The peer review process is the foundation of scientific advancement. Before a new finding can be published, it must be reviewed by a panel of experts in the field to assess its scientific merits, or to point out any critical flaws in the methods, results, or interpretation. It’s what keeps science a quest for truth.
Occasionally, though, a paper that doesn’t meet the standards of scientific integrity will slip through the cracks. Whether it’s accidental data inconsistencies or downright data manipulation, it is now up to the broader scientific community to validate the findings of their peers. But that takes time, and the ensuing media storm surrounding a groundbreaking publication may be too vast to reel in by the time the findings are deemed unsound.
In honor of April Fool’s Day, we bring you five stories of published papers that were themselves untrue or eked through the review process through deception.
1. Global Cooling, You Say?
As always, climate change is primed to be a divisive issue in the 2016 presidential election. Taking the perennial conservative stance, GOP candidate Senator Ted Cruz has already roused debate over global warming, calling those who acknowledge global warming “the equivalent of flat-Earthers” in an interview with the Texas Tribune.
It turns out, though, that Cruz’s understanding of climate change comes not from extensive peer reviewed scientific literature, but rather from a 1975 article in Newsweek. Written by Peter Gwynn, the article outlines data suggesting that the Earth was cooling, not warming. But in a fascinating 2014 article in Slate, Gwynn admits the flaws of his own reporting. The global cooling hypothesis, while thought to be a real possibility at the time, was far more speculative than the article led readers to believe, and advances in science have shown the hypothesis to be incorrect.
Gwynn’s article remains one of Newsweek’s most cited articles despite its lack of scientific rigor and subsequent discrediting.
2. Fake It ‘til You Make It
When submitting a research paper, researchers are often provided the opportunity to recommend peers whom the publisher may ask to review the article, or to list reviewers who should be avoided due to their personal or professional biases. This allows journal editors to request reviews from experts in the field who may best understand and critique the work while protecting the researcher from unfair critiques by competitors.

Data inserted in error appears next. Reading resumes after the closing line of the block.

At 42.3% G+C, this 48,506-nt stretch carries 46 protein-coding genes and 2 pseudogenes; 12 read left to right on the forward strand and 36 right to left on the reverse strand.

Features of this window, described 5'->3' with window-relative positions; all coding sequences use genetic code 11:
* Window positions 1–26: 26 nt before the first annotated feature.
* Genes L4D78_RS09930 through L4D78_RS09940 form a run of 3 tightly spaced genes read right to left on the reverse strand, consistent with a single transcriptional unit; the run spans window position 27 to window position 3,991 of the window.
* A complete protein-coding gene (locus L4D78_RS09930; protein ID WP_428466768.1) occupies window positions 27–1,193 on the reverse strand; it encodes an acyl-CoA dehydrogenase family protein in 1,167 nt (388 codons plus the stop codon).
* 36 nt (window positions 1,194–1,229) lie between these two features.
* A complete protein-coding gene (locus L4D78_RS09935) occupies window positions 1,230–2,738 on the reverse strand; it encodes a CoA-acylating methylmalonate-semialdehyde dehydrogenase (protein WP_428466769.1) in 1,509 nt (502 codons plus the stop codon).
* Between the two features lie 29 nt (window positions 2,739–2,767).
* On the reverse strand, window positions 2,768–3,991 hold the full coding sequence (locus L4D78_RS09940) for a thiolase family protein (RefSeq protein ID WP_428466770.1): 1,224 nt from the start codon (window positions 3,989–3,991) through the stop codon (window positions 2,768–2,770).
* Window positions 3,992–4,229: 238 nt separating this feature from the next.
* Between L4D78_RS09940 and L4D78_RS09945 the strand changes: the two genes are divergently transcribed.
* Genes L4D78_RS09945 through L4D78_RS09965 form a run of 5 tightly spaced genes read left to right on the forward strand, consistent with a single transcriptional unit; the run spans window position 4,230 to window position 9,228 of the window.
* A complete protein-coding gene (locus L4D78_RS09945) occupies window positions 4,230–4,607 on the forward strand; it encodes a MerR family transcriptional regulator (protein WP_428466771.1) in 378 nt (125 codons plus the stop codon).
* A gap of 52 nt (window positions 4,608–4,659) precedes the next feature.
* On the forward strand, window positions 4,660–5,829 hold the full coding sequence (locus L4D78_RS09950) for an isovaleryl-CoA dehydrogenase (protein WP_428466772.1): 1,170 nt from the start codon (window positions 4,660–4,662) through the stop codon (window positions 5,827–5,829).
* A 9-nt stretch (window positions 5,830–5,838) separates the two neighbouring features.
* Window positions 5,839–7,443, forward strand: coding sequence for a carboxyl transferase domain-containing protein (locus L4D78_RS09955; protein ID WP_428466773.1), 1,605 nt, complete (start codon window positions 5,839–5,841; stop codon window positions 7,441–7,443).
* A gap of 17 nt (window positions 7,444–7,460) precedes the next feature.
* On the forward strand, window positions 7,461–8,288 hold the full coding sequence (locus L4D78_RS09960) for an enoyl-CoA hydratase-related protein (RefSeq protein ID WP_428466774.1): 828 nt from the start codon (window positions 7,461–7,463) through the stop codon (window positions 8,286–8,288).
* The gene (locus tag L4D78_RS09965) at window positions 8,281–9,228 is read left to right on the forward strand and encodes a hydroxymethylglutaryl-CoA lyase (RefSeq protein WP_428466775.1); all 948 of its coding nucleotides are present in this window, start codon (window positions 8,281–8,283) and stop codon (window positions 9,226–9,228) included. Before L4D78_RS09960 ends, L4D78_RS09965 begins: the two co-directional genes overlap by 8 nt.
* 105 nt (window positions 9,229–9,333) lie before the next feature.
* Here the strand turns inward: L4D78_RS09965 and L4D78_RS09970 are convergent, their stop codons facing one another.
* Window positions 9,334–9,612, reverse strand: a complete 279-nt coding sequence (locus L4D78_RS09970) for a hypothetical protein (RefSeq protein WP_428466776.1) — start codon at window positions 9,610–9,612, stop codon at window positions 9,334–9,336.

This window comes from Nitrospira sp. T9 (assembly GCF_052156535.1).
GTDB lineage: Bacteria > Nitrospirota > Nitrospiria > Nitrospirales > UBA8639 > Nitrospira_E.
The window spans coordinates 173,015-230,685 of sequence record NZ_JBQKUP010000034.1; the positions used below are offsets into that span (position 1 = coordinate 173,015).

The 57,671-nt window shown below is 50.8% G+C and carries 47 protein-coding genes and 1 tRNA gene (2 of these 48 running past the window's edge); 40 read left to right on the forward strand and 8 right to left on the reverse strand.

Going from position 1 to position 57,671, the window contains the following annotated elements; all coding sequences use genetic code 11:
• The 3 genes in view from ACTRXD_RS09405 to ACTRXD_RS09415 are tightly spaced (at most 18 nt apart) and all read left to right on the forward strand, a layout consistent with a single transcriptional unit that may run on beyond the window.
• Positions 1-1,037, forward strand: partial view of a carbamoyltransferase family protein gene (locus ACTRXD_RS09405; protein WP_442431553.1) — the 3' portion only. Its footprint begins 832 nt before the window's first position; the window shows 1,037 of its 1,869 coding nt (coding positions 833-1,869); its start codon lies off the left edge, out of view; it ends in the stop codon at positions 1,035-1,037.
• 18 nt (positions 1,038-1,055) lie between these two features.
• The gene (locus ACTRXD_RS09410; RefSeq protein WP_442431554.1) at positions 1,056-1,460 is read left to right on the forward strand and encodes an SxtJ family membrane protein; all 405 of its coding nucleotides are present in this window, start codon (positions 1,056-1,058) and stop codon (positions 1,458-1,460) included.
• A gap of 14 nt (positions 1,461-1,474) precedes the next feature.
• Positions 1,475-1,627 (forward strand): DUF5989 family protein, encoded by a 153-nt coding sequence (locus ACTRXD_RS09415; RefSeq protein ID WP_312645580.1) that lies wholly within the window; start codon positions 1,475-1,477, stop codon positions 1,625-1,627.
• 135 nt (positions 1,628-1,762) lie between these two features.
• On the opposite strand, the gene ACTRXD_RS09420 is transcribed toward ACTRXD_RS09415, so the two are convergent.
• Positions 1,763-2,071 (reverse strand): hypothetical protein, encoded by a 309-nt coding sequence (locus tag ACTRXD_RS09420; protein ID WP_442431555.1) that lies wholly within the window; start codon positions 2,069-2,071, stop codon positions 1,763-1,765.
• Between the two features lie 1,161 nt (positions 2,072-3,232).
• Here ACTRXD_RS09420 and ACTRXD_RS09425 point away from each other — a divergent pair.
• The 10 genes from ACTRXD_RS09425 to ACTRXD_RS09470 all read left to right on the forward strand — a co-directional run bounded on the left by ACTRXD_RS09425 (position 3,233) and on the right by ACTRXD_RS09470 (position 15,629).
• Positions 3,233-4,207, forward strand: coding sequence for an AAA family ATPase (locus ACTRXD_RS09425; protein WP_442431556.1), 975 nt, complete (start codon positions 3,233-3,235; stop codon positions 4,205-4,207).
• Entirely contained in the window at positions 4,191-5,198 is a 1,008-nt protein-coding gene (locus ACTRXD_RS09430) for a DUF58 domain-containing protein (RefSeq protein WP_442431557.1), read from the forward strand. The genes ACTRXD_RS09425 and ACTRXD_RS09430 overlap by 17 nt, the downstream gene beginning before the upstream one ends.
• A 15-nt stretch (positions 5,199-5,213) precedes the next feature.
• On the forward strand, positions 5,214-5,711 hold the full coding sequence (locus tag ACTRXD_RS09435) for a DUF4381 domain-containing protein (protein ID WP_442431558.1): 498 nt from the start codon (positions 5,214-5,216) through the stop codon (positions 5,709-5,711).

It appears a new industry is emerging to exploit this system. The latest scheme came to light earlier this year, when publisher BioMed Central was forced to retract 43 articles published in its journals. Pulled articles in rapidly evolving fields ranging from oncology to cardiology were written by predominantly Chinese research groups, who have been accused of engaging in a systematic scheme of fraudulent review practices. Detailed in a blog post from Senior Editor for Research Integrity Elizabeth Moylan, the articles had been approved for publication based on the recommendation of fictitious reviewers fabricated by third-party agencies. That’s right: authors actually invented nonexistent reviewers to accept their publications, and the editors employed by journals failed to notice.
According to Retraction Watch, 170 articles have been retracted for fake peer reviews over the last few years. As the pressure for researchers to publish increases, so too will the pressure to fabricate reviews and mislead the science community.
3. A Nerdy Heist
The impact of a retracted study can be far greater when years pass between publication and retraction. Nineteen years had passed since Dr. Ten Feizi was able to retract her 1994 Nature paper, “Oligosaccharide ligands for NKR-P1 protein activate NK cells and cytotoxicity.” By that point the article had already been cited by an impressive 255 other peer-reviewed works. By comparison, less than 3% of the articles published in Nature in 2002 and 2003 had more than 100 citations.